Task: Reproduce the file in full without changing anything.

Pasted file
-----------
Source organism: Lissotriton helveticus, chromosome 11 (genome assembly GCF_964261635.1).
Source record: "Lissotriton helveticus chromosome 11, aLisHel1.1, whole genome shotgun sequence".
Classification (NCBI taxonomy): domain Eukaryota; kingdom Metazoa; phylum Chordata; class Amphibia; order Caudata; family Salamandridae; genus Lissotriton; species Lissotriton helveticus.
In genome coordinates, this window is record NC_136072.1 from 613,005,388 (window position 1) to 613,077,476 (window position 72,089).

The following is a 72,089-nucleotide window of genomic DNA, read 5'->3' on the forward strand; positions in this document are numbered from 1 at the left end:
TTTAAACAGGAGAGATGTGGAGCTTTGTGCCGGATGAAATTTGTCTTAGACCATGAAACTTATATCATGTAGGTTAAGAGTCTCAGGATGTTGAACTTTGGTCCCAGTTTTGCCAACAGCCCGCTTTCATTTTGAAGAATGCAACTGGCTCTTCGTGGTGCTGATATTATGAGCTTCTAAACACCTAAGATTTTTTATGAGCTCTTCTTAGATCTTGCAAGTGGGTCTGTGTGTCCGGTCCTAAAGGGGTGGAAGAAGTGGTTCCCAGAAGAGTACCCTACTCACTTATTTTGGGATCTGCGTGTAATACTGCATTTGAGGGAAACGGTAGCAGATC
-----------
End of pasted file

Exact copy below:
Source organism: Lissotriton helveticus, chromosome 11 (genome assembly GCF_964261635.1).
Source record: "Lissotriton helveticus chromosome 11, aLisHel1.1, whole genome shotgun sequence".
Classification (NCBI taxonomy): domain Eukaryota; kingdom Metazoa; phylum Chordata; class Amphibia; order Caudata; family Salamandridae; genus Lissotriton; species Lissotriton helveticus.
In genome coordinates, this window is record NC_136072.1 from 613,005,388 (window position 1) to 613,077,476 (window position 72,089).

The following is a 72,089-nucleotide window of genomic DNA, read 5'->3' on the forward strand; positions in this document are numbered from 1 at the left end:
TTTAAACAGGAGAGATGTGGAGCTTTGTGCCGGATGAAATTTGTCTTAGACCATGAAACTTATATCATGTAGGTTAAGAGTCTCAGGATGTTGAACTTTGGTCCCAGTTTTGCCAACAGCCCGCTTTCATTTTGAAGAATGCAACTGGCTCTTCGTGGTGCTGATATTATGAGCTTCTAAACACCTAAGATTTTTTATGAGCTCTTCTTAGATCTTGCAAGTGGGTCTGTGTGTCCGGTCCTAAAGGGGTGGAAGAAGTGGTTCCCAGAAGAGTACCCTACTCACTTATTTTGGGATCTGCGTGTAATACTGCATTTGAGGGAAACGGTAGCAGATC